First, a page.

For context, Isaiah has been warning of judgment and exile for the first 39 chapters, but in chapter 40 he takes a turn and begins overflowing with hope and comfort that God has planned for his people – if they return to him. Verse 11 offers a particularly loving word picture of the ultimate Shepherd (the Messiah) as he delivers his sheep, protecting them in the safety of his bosom. The word bosom (heq, in Hebrew) is a direct link to the intimate scene where we find John nestled in safety with Jesus at the infamous table.

So we have our first answer, this description of John’s closeness to Jesus was not a byline, it directly correlates with Isaiah’s word picture. Many translations avoid using this word and use lap instead, but that totally misses the point of who Jesus is and what he came to do. In fact, (our second answer for the prompt) Israel’s story comes into full light with the incarnation of Jesus as the Messiah, the Good Shepherd who rescues His sheep, and desires intimacy with his people. A reflection of the original loving unity found in the God-head: Father, Son and Spirit.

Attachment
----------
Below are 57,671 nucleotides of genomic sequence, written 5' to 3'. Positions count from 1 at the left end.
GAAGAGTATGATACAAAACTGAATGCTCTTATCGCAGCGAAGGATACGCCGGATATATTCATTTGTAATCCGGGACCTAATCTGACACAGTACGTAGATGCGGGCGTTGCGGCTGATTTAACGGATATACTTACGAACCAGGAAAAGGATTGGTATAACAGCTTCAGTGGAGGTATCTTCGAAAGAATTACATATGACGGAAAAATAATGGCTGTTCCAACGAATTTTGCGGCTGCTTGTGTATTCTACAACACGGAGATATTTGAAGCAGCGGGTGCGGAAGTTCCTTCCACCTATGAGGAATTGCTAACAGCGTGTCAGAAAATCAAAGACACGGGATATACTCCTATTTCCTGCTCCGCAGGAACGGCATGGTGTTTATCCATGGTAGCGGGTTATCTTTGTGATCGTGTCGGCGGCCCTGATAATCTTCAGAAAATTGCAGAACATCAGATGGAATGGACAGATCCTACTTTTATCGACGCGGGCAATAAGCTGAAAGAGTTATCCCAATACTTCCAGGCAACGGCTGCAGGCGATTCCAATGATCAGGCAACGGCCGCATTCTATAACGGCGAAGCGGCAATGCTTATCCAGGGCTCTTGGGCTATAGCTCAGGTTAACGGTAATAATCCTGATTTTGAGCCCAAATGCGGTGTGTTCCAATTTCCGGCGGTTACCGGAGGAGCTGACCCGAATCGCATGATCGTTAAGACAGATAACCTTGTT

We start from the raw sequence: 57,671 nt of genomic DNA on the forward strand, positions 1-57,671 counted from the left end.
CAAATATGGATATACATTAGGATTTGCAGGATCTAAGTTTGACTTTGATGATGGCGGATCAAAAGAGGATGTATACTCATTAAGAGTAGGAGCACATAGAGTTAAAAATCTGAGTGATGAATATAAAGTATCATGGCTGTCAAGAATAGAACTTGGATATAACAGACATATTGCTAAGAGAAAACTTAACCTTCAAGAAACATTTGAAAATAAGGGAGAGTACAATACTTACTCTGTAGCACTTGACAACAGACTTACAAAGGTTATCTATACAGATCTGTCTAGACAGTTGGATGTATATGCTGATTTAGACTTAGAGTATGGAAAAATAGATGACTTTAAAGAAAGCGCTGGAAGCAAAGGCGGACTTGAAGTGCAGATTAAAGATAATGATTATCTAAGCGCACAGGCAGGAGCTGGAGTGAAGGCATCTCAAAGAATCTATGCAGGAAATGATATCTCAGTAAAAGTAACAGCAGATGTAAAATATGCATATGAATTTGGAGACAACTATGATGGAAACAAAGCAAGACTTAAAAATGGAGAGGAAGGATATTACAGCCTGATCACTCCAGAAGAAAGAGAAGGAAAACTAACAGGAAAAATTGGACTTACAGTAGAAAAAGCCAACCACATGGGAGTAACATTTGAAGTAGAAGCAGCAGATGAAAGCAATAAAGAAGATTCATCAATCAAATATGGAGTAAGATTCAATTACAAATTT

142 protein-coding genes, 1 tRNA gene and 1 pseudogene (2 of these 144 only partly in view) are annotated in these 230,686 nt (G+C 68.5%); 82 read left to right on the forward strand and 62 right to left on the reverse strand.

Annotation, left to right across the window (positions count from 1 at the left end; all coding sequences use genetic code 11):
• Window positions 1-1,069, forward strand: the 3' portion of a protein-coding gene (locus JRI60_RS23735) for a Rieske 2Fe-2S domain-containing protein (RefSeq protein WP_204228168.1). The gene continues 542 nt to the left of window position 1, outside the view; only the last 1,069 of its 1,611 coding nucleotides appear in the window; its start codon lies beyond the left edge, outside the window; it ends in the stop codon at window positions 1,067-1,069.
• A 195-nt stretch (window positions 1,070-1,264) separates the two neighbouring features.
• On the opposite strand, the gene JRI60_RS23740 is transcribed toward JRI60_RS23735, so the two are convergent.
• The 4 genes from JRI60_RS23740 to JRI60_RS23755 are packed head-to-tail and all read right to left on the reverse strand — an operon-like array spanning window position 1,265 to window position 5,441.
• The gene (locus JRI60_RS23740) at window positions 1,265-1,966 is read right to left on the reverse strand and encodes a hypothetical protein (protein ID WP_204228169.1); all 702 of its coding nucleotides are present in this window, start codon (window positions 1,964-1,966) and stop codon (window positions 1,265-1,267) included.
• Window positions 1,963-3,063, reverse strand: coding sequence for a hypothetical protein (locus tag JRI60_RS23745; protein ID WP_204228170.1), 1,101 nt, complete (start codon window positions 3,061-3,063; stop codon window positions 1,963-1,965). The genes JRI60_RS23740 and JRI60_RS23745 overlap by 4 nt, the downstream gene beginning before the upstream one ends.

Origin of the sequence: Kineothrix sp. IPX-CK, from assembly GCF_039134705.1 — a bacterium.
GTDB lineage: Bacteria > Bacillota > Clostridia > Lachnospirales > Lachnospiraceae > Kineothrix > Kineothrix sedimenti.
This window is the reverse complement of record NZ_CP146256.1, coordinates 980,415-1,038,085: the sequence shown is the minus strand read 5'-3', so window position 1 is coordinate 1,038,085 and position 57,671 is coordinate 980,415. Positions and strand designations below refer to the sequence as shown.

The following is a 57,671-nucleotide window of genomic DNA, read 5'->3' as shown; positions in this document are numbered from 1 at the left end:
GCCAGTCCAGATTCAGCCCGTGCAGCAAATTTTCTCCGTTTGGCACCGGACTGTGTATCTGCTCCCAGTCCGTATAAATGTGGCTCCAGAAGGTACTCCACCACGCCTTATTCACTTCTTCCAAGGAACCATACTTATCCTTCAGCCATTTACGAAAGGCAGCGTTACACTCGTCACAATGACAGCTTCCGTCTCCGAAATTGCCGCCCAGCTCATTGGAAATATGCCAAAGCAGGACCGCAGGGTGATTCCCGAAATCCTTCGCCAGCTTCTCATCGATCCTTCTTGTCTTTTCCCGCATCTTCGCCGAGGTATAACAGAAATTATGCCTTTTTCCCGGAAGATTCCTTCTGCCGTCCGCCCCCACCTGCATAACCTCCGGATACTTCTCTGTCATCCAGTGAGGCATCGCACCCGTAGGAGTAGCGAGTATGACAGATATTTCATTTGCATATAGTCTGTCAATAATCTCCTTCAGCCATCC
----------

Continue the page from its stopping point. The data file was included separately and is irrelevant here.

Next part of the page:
“He will tend his flock like a shepherd; “I am the good shepherd. I know my own 

he will gather the lambs in his arms; he will and my own know me… 

carry them in his bosom, and gently lead My sheep hear my voice, and I know them, 

those that are with young.” Is 40:11 and they follow me. I give them eternal life,

and they will never perish, and no one will 

snatch them out of my hand.”  John 10:14, 27-28